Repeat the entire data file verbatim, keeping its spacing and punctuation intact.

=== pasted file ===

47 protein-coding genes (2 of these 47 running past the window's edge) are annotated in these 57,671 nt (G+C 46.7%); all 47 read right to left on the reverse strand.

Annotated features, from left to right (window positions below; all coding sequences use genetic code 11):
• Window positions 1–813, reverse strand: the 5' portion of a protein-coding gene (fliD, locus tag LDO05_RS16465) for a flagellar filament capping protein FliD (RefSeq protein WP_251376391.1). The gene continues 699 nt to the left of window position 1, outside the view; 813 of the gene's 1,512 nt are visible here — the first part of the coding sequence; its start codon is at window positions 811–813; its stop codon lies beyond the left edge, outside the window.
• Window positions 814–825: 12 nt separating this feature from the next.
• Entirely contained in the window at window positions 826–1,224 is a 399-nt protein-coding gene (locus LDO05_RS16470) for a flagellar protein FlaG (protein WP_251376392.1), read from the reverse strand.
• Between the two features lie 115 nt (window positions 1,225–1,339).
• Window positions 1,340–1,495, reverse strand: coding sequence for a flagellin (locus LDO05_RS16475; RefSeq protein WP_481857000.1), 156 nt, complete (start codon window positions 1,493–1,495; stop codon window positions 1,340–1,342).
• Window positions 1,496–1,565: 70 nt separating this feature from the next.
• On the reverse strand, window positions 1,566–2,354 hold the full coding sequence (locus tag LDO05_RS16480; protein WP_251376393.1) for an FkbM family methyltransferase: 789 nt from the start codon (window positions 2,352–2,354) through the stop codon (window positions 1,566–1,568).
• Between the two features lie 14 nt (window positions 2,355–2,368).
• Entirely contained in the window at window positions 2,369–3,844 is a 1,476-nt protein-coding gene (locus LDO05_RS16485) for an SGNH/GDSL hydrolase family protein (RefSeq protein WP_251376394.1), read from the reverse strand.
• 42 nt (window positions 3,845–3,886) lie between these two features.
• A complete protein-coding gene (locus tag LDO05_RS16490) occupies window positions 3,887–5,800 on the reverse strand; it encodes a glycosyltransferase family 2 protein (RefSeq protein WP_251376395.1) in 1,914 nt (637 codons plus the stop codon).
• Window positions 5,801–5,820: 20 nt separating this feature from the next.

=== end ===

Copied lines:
47 protein-coding genes (2 of these 47 running past the window's edge) are annotated in these 57,671 nt (G+C 46.7%); all 47 read right to left on the reverse strand.

Annotated features, from left to right (window positions below; all coding sequences use genetic code 11):
• Window positions 1–813, reverse strand: the 5' portion of a protein-coding gene (fliD, locus tag LDO05_RS16465) for a flagellar filament capping protein FliD (RefSeq protein WP_251376391.1). The gene continues 699 nt to the left of window position 1, outside the view; 813 of the gene's 1,512 nt are visible here — the first part of the coding sequence; its start codon is at window positions 811–813; its stop codon lies beyond the left edge, outside the window.
• Window positions 814–825: 12 nt separating this feature from the next.
• Entirely contained in the window at window positions 826–1,224 is a 399-nt protein-coding gene (locus LDO05_RS16470) for a flagellar protein FlaG (protein WP_251376392.1), read from the reverse strand.
• Between the two features lie 115 nt (window positions 1,225–1,339).
• Window positions 1,340–1,495, reverse strand: coding sequence for a flagellin (locus LDO05_RS16475; RefSeq protein WP_481857000.1), 156 nt, complete (start codon window positions 1,493–1,495; stop codon window positions 1,340–1,342).
• Window positions 1,496–1,565: 70 nt separating this feature from the next.
• On the reverse strand, window positions 1,566–2,354 hold the full coding sequence (locus tag LDO05_RS16480; protein WP_251376393.1) for an FkbM family methyltransferase: 789 nt from the start codon (window positions 2,352–2,354) through the stop codon (window positions 1,566–1,568).
• Between the two features lie 14 nt (window positions 2,355–2,368).
• Entirely contained in the window at window positions 2,369–3,844 is a 1,476-nt protein-coding gene (locus LDO05_RS16485) for an SGNH/GDSL hydrolase family protein (RefSeq protein WP_251376394.1), read from the reverse strand.
• 42 nt (window positions 3,845–3,886) lie between these two features.
• A complete protein-coding gene (locus tag LDO05_RS16490) occupies window positions 3,887–5,800 on the reverse strand; it encodes a glycosyltransferase family 2 protein (RefSeq protein WP_251376395.1) in 1,914 nt (637 codons plus the stop codon).
• Window positions 5,801–5,820: 20 nt separating this feature from the next.